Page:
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High school Insider: Renovated Pepsi Coliseum may host prep basketball


12:00 AM, Jan. 13, 2013 EST

Light streams through windows that have been covered as renovations are taking place inside the Pepsi Coliseum at the Indiana State Fairgrounds on Nov. 21, 2012. Once the $63 million renovation is complete in late summer 2014, you may see high school basketball games hosted at the renovated arena. / (Matt Detrich/The Star)

Look for Pepsi Coliseum to become a player for high school basketball events once the $63 million renovation is complete in late summer 2014.

One of those events could be the just-completed boys Marion County tournament. Marion County athletic directors and state fairgrounds officials have already engaged in very preliminary discussions about bringing at least some of the tournament to the Coliseum, which was originally built in 1939.

"It's my understanding that the coaches seem very interested in looking into it further," Lawrence North athletic director Grant Nesbit said. "It's potentially a very good high school sports setting."

The renovated Coliseum will seat roughly 7,000 fans for basketball, Indiana State Fair public relations director Andy Klotz said. Klotz said there have also been discussions with the Indiana High School Athletic Association about bringing state-level events to the building.

"High school sports are a prime area for us to grow," Klotz said. "We've been very encouraged in discussions with the IHSAA."

County athletic directors have tweaked their tournament several times in recent years, looking to maximize revenue. All of the eight first-round games and the four quarterfinal games are now played at home sites, as is the championship. Southport, the previous site of the championship game, still hosts the two semifinal games.

"The entertainment dollar is getting thinner all the time, so we want to get as many people in the stands as we can and make it easier for them to get to the games," Speedway athletic director Brian Avery said. "The boys tournament is our biggest money-maker of the year, so we have to be somewhat sensitive in whatever we do from an economic standpoint."

Though the plans are in very preliminary stages -- "I wouldn't say it's a definite yes or no," Avery said -- there are at least a couple of intriguing ideas to spice up the Marion County tournament format and utilize the coliseum, which is a central location with spacious parking.

>> Play both the Marion County and City tournament championship games on Martin Luther King Day. The City already plays its championship on that Monday at Tech.

>> Play the four county quarterfinals on Saturday at the coliseum, then play a regional-type format on the Monday of Mark Luther King Day, with two semifinal games early and the championship at night.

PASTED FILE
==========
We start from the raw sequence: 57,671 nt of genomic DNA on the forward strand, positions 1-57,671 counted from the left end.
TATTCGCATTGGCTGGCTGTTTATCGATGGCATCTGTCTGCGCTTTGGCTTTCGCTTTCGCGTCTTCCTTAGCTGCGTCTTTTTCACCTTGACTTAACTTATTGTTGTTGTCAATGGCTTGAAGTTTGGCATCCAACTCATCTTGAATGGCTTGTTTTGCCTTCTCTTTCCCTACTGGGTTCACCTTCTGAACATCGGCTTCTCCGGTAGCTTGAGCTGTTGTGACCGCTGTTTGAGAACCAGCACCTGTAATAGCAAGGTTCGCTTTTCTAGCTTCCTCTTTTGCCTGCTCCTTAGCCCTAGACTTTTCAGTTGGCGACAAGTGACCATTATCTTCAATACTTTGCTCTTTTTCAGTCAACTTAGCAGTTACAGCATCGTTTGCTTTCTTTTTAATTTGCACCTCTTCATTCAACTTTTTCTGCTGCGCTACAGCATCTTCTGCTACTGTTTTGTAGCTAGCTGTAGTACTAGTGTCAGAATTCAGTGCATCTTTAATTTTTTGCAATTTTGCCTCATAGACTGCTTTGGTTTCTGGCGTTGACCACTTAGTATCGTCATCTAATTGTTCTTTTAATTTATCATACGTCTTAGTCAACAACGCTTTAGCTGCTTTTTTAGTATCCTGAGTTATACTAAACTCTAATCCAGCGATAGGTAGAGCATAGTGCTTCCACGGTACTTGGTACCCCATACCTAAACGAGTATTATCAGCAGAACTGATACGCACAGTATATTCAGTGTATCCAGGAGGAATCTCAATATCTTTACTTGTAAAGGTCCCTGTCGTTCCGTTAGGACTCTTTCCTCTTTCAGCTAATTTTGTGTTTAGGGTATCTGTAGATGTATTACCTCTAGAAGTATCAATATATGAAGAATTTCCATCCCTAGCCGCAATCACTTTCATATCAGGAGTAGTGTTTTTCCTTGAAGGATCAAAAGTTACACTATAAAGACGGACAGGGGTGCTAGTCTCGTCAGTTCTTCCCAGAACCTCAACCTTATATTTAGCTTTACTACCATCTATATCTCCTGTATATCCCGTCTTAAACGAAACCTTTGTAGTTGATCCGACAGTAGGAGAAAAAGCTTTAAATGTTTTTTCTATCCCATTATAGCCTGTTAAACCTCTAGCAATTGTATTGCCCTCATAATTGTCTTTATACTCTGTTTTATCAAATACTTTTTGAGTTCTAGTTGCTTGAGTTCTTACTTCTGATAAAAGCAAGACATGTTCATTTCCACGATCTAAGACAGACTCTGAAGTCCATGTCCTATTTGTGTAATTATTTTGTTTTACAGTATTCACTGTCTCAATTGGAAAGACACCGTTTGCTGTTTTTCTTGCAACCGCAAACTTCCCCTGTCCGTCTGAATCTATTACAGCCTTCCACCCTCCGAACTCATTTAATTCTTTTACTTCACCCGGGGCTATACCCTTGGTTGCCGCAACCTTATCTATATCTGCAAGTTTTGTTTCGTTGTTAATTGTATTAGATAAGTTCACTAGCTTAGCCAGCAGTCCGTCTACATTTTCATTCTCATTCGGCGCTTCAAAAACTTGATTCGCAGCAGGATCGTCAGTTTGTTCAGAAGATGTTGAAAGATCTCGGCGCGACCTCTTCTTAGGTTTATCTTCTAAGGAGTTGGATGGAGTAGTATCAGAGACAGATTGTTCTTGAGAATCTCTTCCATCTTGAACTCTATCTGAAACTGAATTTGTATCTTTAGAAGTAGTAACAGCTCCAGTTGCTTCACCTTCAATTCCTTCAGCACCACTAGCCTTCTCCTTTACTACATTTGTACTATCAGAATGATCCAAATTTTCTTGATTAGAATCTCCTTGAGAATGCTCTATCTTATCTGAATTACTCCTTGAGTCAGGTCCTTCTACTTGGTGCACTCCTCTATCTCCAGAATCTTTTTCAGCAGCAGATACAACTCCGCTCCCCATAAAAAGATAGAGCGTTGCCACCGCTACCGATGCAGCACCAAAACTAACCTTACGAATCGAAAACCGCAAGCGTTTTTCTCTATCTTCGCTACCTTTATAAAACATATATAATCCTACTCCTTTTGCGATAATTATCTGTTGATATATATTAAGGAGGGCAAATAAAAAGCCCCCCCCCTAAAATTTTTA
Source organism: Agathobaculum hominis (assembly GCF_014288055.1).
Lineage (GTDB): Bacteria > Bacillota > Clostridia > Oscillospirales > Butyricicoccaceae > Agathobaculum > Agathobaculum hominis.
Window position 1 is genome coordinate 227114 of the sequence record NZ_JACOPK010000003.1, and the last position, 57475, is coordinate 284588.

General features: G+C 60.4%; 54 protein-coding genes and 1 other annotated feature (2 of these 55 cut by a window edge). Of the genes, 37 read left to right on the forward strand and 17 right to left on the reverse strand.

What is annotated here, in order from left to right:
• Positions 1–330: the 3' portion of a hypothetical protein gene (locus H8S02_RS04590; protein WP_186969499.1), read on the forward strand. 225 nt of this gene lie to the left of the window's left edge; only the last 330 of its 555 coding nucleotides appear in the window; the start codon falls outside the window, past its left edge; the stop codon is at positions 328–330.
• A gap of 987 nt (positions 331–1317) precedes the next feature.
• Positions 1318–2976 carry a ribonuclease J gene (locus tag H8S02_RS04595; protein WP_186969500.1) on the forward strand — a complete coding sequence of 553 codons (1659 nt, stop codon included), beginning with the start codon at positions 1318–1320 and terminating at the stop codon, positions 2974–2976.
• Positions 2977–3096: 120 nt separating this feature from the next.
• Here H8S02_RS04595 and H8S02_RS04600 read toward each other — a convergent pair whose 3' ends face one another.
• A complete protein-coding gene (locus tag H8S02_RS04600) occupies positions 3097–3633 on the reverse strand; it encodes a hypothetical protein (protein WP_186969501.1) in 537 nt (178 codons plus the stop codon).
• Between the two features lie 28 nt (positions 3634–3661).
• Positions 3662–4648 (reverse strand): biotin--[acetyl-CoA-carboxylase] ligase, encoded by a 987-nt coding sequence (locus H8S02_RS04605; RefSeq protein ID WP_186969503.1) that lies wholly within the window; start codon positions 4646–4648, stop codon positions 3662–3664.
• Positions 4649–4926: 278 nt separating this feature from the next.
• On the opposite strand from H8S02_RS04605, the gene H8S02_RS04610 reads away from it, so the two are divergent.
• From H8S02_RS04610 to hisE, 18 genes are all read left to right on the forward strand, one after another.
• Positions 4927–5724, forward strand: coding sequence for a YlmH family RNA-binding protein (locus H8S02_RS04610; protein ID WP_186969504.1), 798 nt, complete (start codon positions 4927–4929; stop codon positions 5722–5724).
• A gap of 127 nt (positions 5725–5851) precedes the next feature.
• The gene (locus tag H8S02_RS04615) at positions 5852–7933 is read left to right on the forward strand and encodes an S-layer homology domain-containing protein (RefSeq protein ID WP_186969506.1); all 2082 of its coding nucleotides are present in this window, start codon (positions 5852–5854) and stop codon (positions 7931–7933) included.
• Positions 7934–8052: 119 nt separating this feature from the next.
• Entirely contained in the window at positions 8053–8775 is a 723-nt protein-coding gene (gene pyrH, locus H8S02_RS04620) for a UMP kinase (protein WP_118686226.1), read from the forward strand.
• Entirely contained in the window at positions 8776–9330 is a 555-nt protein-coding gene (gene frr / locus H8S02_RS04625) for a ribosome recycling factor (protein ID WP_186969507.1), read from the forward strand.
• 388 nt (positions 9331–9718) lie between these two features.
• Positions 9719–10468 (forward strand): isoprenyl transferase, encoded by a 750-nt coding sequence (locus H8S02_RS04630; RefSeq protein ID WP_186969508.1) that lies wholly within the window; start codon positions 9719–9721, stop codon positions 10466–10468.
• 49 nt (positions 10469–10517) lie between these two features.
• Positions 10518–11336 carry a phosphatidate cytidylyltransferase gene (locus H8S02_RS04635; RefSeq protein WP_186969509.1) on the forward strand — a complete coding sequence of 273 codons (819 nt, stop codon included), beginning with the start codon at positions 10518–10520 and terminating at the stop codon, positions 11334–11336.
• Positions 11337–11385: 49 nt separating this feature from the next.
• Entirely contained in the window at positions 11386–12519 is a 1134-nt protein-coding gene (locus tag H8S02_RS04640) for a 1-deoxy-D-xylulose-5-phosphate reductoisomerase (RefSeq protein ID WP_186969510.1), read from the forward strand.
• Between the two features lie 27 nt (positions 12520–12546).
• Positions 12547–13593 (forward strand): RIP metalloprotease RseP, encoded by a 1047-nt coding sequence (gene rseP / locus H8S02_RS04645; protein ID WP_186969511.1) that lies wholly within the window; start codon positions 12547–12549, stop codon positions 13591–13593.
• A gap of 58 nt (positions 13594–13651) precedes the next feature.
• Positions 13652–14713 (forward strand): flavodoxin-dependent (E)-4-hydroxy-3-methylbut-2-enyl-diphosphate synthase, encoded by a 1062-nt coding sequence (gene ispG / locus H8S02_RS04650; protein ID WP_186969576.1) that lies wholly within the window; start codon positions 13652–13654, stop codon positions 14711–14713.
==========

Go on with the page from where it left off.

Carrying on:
"Those are some ideas to potentially increase the revenue stream and appeal to the casual basketball fan," Nesbit said. "I think there's some potential there to utilize the coliseum."

Extra official

One of the funniest sights of the Marion County tournament was a Perry Meridian student walking the sideline in full referee costume mimicking the game referees during Perry Meridian's 51-28 first-round loss to Park Tudor.

Brenden Dudas, the fake referee, is a senior at Perry Meridian who was cut from the team before the season. Wanting to stay involved, he's become a leader in the student section, also dressing as Santa Claus and a retro basketball player. Tuesday was his first appearance as a referee.

"I could have been sour about getting cut from the team, but I respect coach (Brent) Keck's decision," Dudas said. "I can still be part of it this way."

Dudas said the referees on Tuesday were good-natured about it, even offering him some tips. Dudas focused in on the most demonstrative referee and copied his every move.

After a stoppage in play in the fourth quarter, a Park Tudor player turned to hand the ball to one of the referees. Dudas yelled, "That's a travel, we're going the other way."

Funny stuff.

Mr. Basketball 2014

Trevon Bluiett's performance for Park Tudor in the Marion County tournament this week -- an average 30.5 points in four wins -- got me thinking about the 2014 IndyStar.com Indiana Mr. Basketball race.

Start with this group: Bluiett, Tech's Trey Lyles, Fort Wayne Luers' James Blackmon and Evansville Bosse's JaQuan Lyle. Assuming none of them bounce to prep school, it should be a tremendous battle.

 

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